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New challenges await Pope in Brazil

May 8, 2007
From the Toronto Sun
Tomorrow, Pope Benedict XVI begins a six-day pilgrimage to Brazil.
This offers the pope a great opportunity to convince the people of the southern hemisphere, which includes 43% of the world's 1.1 billion Catholics, that they, too, are at the centre of his ministry.
The visit begins with 14 pastoral events -- first in Sao Paolo, where the pope will meet with young people and canonize the first Brazilian-born saint. Then he moves to the basilica of Our Lady of Aparecida, one of the largest Marian shrines in the world, where he will inaugurate the Fifth General Conference of the Bishops of Latin America and the Caribbean, celebrate Mass and deliver a major speech.
A total of 265 people will take part in the general conference, including two Canadian Bishops and Canadian Cardinal Marc Ouellet of Quebec City.
What challenges will Benedict face as he meets with the delegates?
Though often considered "the Catholic continent", the Church is facing many crises in Latin America, not the least of which is the loss of many Catholics to other churches and sects.
Many are abandoning their churches in favour of Penetecostal communities. They are thirsty for a living, real Jesus, whom the Catholic Church has not proclaimed very well at times.
Urgent questions have emerged over the past decade and the world will be watching to see if Pope Benedict and the Bishops of Latin America will respond to some of these issues during the assembly.
1) How can the Roman Catholic Church revitalize the faith among the church's members in order to generate a new sense of mission and relevance in society?
2) How will the Catholic Church in Latin America deal with the serious problem of the proselytism of religious sects, which requires a new effort in Catholic education?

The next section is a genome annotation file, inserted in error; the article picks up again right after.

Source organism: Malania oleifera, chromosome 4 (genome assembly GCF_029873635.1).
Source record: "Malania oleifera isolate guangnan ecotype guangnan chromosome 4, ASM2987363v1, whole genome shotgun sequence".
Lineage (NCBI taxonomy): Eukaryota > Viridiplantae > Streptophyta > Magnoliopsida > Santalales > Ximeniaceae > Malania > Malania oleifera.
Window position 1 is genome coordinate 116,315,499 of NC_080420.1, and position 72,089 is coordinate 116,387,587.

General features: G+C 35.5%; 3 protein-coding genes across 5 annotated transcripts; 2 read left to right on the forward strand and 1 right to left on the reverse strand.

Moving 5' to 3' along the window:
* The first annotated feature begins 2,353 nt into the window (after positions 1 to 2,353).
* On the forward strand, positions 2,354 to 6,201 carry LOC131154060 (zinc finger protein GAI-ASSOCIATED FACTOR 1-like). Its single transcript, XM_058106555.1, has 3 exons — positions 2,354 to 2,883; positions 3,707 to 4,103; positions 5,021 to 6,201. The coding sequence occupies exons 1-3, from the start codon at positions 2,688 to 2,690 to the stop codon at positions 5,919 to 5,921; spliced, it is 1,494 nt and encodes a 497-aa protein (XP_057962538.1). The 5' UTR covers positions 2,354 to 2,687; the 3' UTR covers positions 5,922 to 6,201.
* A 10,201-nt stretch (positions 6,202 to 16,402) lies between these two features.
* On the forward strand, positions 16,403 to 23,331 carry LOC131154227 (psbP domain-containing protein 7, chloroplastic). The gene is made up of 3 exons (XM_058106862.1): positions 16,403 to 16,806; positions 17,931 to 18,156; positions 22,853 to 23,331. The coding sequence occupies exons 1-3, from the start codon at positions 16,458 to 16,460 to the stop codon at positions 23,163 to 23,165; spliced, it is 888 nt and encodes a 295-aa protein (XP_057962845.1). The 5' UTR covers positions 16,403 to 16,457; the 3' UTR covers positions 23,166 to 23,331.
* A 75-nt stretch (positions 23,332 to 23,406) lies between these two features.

3) What new pastoral plans will the Church develop to respond to the crises in marriage and family life -- both of which are suffering under the pressure of lobbies that push for legislative changes?
4) Seminaries in Latin America are very uneven in their training and formation of future priests. What measures must the Church take to insure that they are preparing young men for the challenges of the contemporary church?
5) How can the Catholic Church continue to deal boldly with economic injustice and the fight against poverty?
The general conferences of Latin American bishops are considered milestone events. Some have produced important shifts in pastoral direction. How will Pope Benedict, an academic at heart, respond to the emotional culture of the region that is known for great expressions of popular piety and devotion?
Benedict XVI has made it clear that the person of Jesus Christ is the central message of his papacy, and Jesus is clearly the central issue in Latin America.
In Sao Paolo and Aparecida, how will Pope Benedict speak to the continent, forge critical new paths for the church in Latin America, change minds and touch hearts?
Salt and Light Television in Canada will televise the entire papal journey to Brazil. Check out our website Salt and Light TV for details.